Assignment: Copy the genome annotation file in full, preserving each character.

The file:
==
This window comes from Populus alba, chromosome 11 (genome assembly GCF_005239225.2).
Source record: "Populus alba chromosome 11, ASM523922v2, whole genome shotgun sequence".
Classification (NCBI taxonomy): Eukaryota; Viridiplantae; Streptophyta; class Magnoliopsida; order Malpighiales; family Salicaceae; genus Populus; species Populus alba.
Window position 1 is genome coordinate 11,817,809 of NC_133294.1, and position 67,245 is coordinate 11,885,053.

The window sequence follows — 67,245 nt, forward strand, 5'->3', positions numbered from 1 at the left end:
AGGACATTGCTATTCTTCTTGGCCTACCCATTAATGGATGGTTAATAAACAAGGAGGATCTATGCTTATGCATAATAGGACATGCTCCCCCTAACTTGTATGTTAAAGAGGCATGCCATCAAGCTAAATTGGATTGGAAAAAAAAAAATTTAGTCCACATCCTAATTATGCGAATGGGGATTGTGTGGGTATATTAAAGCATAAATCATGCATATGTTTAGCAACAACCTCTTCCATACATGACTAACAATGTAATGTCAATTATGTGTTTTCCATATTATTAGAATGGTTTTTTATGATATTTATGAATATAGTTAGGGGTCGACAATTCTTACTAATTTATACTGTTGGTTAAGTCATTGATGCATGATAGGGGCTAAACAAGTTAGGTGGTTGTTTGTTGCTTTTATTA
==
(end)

This window comes from Populus alba, chromosome 11 (genome assembly GCF_005239225.2).
Source record: "Populus alba chromosome 11, ASM523922v2, whole genome shotgun sequence".
Classification (NCBI taxonomy): Eukaryota; Viridiplantae; Streptophyta; class Magnoliopsida; order Malpighiales; family Salicaceae; genus Populus; species Populus alba.
Window position 1 is genome coordinate 11,817,809 of NC_133294.1, and position 67,245 is coordinate 11,885,053.

The window sequence follows — 67,245 nt, forward strand, 5'->3', positions numbered from 1 at the left end:
AGGACATTGCTATTCTTCTTGGCCTACCCATTAATGGATGGTTAATAAACAAGGAGGATCTATGCTTATGCATAATAGGACATGCTCCCCCTAACTTGTATGTTAAAGAGGCATGCCATCAAGCTAAATTGGATTGGAAAAAAAAAAATTTAGTCCACATCCTAATTATGCGAATGGGGATTGTGTGGGTATATTAAAGCATAAATCATGCATATGTTTAGCAACAACCTCTTCCATACATGACTAACAATGTAATGTCAATTATGTGTTTTCCATATTATTAGAATGGTTTTTTATGATATTTATGAATATAGTTAGGGGTCGACAATTCTTACTAATTTATACTGTTGGTTAAGTCATTGATGCATGATAGGGGCTAAACAAGTTAGGTGGTTGTTTGTTGCTTTTATTA